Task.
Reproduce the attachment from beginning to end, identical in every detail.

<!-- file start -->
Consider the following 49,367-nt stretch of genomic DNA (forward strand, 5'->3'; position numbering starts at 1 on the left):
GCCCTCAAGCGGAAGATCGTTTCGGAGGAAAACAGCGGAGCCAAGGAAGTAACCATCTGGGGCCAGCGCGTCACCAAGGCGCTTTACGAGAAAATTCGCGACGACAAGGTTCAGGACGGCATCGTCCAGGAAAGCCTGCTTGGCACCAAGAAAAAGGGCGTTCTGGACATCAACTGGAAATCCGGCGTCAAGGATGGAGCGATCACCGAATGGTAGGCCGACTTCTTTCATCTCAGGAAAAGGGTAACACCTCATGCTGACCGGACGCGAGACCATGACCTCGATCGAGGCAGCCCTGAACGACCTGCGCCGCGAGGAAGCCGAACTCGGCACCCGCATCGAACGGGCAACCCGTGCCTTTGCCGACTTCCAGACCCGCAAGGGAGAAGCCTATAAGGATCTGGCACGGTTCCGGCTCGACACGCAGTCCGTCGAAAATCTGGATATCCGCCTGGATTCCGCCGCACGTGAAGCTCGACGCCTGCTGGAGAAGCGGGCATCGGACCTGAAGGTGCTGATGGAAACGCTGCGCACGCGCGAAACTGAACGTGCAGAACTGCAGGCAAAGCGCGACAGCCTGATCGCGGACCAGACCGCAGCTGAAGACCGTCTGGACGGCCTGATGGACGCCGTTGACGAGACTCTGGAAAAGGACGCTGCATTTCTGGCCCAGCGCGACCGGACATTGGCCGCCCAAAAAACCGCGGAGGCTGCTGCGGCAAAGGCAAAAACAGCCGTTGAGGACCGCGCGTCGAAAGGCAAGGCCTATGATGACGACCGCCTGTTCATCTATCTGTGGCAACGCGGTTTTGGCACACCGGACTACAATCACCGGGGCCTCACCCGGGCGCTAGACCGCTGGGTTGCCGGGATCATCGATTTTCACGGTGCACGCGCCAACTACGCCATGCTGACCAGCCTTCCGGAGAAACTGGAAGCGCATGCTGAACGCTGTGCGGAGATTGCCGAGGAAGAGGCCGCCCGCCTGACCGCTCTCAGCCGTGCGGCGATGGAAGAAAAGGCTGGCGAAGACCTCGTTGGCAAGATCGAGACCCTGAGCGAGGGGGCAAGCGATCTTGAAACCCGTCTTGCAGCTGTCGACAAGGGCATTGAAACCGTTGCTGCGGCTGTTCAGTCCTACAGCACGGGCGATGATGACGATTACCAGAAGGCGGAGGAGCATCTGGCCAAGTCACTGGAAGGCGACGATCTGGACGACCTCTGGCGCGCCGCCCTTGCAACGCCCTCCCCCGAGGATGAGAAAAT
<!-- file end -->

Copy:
Consider the following 49,367-nt stretch of genomic DNA (forward strand, 5'->3'; position numbering starts at 1 on the left):
GCCCTCAAGCGGAAGATCGTTTCGGAGGAAAACAGCGGAGCCAAGGAAGTAACCATCTGGGGCCAGCGCGTCACCAAGGCGCTTTACGAGAAAATTCGCGACGACAAGGTTCAGGACGGCATCGTCCAGGAAAGCCTGCTTGGCACCAAGAAAAAGGGCGTTCTGGACATCAACTGGAAATCCGGCGTCAAGGATGGAGCGATCACCGAATGGTAGGCCGACTTCTTTCATCTCAGGAAAAGGGTAACACCTCATGCTGACCGGACGCGAGACCATGACCTCGATCGAGGCAGCCCTGAACGACCTGCGCCGCGAGGAAGCCGAACTCGGCACCCGCATCGAACGGGCAACCCGTGCCTTTGCCGACTTCCAGACCCGCAAGGGAGAAGCCTATAAGGATCTGGCACGGTTCCGGCTCGACACGCAGTCCGTCGAAAATCTGGATATCCGCCTGGATTCCGCCGCACGTGAAGCTCGACGCCTGCTGGAGAAGCGGGCATCGGACCTGAAGGTGCTGATGGAAACGCTGCGCACGCGCGAAACTGAACGTGCAGAACTGCAGGCAAAGCGCGACAGCCTGATCGCGGACCAGACCGCAGCTGAAGACCGTCTGGACGGCCTGATGGACGCCGTTGACGAGACTCTGGAAAAGGACGCTGCATTTCTGGCCCAGCGCGACCGGACATTGGCCGCCCAAAAAACCGCGGAGGCTGCTGCGGCAAAGGCAAAAACAGCCGTTGAGGACCGCGCGTCGAAAGGCAAGGCCTATGATGACGACCGCCTGTTCATCTATCTGTGGCAACGCGGTTTTGGCACACCGGACTACAATCACCGGGGCCTCACCCGGGCGCTAGACCGCTGGGTTGCCGGGATCATCGATTTTCACGGTGCACGCGCCAACTACGCCATGCTGACCAGCCTTCCGGAGAAACTGGAAGCGCATGCTGAACGCTGTGCGGAGATTGCCGAGGAAGAGGCCGCCCGCCTGACCGCTCTCAGCCGTGCGGCGATGGAAGAAAAGGCTGGCGAAGACCTCGTTGGCAAGATCGAGACCCTGAGCGAGGGGGCAAGCGATCTTGAAACCCGTCTTGCAGCTGTCGACAAGGGCATTGAAACCGTTGCTGCGGCTGTTCAGTCCTACAGCACGGGCGATGATGACGATTACCAGAAGGCGGAGGAGCATCTGGCCAAGTCACTGGAAGGCGACGATCTGGACGACCTCTGGCGCGCCGCCCTTGCAACGCCCTCCCCCGAGGATGAGAAAAT